May 7 through 13 is National Pet Week, which is celebrated throughout the world. Originating in 1981 by the American Veterinary Medical Association (AVMA) and its auxiliary, its goals are to promote responsible pet ownership, to celebrate the human-animal bond and to promote awareness of veterinary medicine.
Our pets should be part of our family and if they are not, we should not be allowed to have them.
Jim and Jan Beal recently lost their beloved springer spaniel, Chrissie. They rescued her from the Payson Humane Society four years ago when she was five. She and her brother were given up when their value as breeding dogs ended. Many thought Chrissie had been abused because of her cowering and fear of sticks.
Chrissie quickly felt secure with the Beals. However, she suffered from separation anxiety and after many repairs of doors and walls, it was determined that they could not leave her alone. Beyond the damage, they worried that she would hurt herself. From then on, she either went along or one of them stayed behind. If they both had to leave, they hired a dog sitter. Jim said, "When she found a good life with us, she was not going to let us go off and leave her."
Before her 10th birthday, Chrissie suffered from failing hips, cataracts, loss of hearing, incontinence and numerous tumors on her mammary glands. On her final trip to the veterinarian, the Beals were told that having too many litters contributed to her rapid and premature decline in health.
Chrissie was one of the more fortunate. She was given a second chance to have a home, a family, love and attention after a tough beginning.
Some dogs go from home to home and never have the opportunity to be part of a family. That is so very sad.
Others are stuck in the back yard night and day without the opportunity to share their love and devotion. The more time we spend with our pets and include them in our daily activities, the more quickly we find out just what wonderful friends they can be.
Dogs, like children, need training before they can be appreciated and welcomed as family members. Learning, just like with people, should continue throughout the lifetime. Training keeps the mind active and working. It is a myth that old dogs cannot learn new tricks. Get out some treats and work on some simple tricks. Just see how eager they are to learn and please us.
By the way, for those who have small children and pets, there is a Web site sponsored by the AVMA Auxiliary called "Growing Up with Pets." This sight appears to be full of wonderful ideas and tips for helping your child and your dog learn to live together and develop a close, long-lasting, meaningful bond. Visit www.growingupwithpets.com.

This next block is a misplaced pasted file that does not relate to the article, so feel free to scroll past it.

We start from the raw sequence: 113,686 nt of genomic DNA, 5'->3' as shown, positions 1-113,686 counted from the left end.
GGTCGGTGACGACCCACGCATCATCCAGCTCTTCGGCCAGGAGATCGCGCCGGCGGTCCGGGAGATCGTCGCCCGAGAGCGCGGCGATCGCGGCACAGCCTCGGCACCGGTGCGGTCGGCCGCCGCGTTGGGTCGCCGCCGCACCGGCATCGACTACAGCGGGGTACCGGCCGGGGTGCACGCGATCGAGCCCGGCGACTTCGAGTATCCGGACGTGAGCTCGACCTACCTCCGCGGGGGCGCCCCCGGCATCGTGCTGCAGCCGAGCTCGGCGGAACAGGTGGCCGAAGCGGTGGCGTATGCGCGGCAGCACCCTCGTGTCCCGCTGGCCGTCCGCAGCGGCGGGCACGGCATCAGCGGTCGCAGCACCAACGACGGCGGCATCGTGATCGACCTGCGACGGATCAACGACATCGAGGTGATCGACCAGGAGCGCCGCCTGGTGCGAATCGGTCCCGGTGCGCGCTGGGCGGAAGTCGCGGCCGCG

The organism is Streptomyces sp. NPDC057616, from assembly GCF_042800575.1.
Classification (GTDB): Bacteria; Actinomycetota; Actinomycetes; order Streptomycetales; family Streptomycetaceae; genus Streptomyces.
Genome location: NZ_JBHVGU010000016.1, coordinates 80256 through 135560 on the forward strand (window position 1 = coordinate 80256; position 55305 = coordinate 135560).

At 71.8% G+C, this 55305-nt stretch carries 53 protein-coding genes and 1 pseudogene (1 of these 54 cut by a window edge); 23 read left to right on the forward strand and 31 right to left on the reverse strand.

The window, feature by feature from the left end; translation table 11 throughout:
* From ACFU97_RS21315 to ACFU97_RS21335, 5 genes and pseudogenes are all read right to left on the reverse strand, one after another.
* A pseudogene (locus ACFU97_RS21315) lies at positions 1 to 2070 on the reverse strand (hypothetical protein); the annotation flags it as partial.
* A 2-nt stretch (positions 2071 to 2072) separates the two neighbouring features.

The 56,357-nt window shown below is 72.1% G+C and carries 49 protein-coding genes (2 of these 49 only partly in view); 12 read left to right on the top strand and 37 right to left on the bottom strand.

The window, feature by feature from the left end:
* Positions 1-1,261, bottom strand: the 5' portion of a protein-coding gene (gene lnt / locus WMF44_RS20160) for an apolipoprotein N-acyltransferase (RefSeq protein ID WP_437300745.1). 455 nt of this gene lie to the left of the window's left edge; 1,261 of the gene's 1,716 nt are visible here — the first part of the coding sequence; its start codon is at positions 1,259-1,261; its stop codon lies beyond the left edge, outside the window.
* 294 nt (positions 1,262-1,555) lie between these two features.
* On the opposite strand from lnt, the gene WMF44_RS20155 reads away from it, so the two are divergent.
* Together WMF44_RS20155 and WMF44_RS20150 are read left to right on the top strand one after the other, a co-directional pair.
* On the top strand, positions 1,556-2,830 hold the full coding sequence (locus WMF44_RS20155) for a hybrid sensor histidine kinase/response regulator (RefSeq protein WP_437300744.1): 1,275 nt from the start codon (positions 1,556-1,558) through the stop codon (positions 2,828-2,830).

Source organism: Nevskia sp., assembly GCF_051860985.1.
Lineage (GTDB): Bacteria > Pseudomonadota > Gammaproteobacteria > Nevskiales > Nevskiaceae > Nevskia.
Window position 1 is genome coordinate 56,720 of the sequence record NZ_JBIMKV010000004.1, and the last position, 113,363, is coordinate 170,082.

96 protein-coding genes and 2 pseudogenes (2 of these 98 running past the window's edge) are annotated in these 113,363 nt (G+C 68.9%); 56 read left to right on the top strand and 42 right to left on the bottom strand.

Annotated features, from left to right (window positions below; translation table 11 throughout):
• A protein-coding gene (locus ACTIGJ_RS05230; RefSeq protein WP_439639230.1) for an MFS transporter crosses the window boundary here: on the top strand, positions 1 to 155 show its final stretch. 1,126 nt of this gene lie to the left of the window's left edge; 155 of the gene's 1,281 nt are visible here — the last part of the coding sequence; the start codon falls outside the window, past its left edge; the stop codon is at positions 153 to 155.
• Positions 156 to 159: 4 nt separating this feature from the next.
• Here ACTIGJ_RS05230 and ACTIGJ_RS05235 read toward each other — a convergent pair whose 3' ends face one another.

I just received a very important e-mail from a fellow dog person. This is an alert about a new kind of garden fertilizer that is sold in many nurseries and plant departments. Cocoa Mulch has a warning on the label to keep cats away, but says nothing about dogs. One particular dog broke into a bag of this product and ate a generous helping. She vomited a few times but seemed OK.
The next day, the owner took the dog for its morning walk. Half way through the walk, the dog had a seizure and died instantly. Although there is no warning on the label, their Web site states that the product is highly toxic to dogs. Cocoa Mulch is manufactured by Hershey. They claim that although 50 percent of the dogs that consume the mulch will suffer physical harm, 90 percent of dogs will not be interested in eating it.
Cocoa Mulch contains a lethal ingredient called Theobromine. It smells like chocolate and attracts dogs and cats. Theobromine is used to make dark or baker's chocolate. Cocoa bean shells contain potentially toxic quantities of this ingredient and this is what Cocoa Mulch is made from. This is a new product. Do make sure that you are not buying it or that your gardener is not using it in your yard.
We all know that dogs will eat fertilizer, the fresher the better. Steer manure and compost attract dogs just like the piles they find and roll in when they are out in the forest. If it smells gross, they will probably like it. This new product, Cocoa Mulch, smells good. Don't buy it. If you see it at a garden supply store, tell them about the dangers. If this product is toxic for dogs and cats, it is certainly toxic for wildlife as well. Why would you want to use this on your plants?
During National Pet Week, spend time with your dog, and, with a pocket full of delicious treats, teach him a new trick. His enthusiasm will amaze you.